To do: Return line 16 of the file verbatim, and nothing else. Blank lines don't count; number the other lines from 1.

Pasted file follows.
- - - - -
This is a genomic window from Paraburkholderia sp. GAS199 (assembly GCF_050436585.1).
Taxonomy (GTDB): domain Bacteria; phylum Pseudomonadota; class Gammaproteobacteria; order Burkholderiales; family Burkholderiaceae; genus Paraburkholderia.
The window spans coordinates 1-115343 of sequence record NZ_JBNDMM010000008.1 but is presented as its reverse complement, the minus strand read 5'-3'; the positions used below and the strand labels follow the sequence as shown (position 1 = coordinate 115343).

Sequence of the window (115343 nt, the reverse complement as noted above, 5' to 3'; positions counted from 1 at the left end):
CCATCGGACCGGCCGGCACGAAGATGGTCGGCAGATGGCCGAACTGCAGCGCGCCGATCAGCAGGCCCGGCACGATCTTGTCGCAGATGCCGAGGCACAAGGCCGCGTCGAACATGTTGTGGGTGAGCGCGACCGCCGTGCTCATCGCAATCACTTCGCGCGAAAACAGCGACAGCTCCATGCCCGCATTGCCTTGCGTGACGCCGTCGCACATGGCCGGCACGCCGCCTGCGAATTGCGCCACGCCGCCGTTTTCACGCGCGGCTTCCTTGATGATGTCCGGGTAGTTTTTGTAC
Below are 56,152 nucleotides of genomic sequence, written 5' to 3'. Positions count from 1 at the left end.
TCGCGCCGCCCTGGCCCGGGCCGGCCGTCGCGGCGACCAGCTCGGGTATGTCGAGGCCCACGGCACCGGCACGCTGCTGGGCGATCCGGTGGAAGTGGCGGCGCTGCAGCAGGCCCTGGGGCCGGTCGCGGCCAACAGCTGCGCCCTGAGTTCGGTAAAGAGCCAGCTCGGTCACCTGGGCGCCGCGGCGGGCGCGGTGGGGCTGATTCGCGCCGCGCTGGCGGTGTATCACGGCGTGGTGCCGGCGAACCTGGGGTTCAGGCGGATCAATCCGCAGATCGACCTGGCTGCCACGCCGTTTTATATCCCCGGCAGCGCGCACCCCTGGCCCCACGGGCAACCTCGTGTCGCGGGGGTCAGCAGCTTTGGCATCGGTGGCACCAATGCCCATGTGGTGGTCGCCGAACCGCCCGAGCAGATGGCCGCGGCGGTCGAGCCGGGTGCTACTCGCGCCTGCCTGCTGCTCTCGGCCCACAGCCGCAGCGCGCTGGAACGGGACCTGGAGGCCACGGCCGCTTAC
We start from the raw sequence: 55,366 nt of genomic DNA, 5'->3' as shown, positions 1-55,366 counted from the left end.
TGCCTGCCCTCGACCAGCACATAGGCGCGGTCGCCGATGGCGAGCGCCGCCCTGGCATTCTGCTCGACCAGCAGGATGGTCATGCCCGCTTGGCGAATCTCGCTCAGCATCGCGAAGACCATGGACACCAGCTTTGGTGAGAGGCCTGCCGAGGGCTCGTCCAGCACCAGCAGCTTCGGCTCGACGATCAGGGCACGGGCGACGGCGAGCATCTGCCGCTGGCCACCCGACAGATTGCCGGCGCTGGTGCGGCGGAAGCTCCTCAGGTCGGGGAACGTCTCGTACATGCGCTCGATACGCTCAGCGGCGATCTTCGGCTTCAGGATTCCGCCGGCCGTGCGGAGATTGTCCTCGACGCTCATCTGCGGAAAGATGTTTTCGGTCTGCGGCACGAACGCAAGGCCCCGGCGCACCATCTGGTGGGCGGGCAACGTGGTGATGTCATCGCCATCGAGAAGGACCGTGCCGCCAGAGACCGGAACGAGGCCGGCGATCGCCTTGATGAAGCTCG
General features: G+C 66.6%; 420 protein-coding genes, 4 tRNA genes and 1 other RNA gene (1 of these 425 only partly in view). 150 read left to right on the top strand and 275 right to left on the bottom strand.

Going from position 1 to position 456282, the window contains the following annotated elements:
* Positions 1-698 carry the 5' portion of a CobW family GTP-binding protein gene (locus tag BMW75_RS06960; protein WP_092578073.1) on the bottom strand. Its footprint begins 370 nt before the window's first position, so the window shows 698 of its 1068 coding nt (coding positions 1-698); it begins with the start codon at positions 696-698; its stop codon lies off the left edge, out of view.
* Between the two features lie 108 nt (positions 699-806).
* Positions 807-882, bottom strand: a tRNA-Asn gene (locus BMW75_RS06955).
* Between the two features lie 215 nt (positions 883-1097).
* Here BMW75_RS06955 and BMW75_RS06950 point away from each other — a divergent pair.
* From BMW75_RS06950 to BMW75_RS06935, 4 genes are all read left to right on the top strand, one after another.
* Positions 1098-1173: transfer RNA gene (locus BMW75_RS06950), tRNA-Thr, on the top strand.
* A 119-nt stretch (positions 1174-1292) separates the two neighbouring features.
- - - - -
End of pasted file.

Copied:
* Here BMW75_RS06955 and BMW75_RS06950 point away from each other — a divergent pair.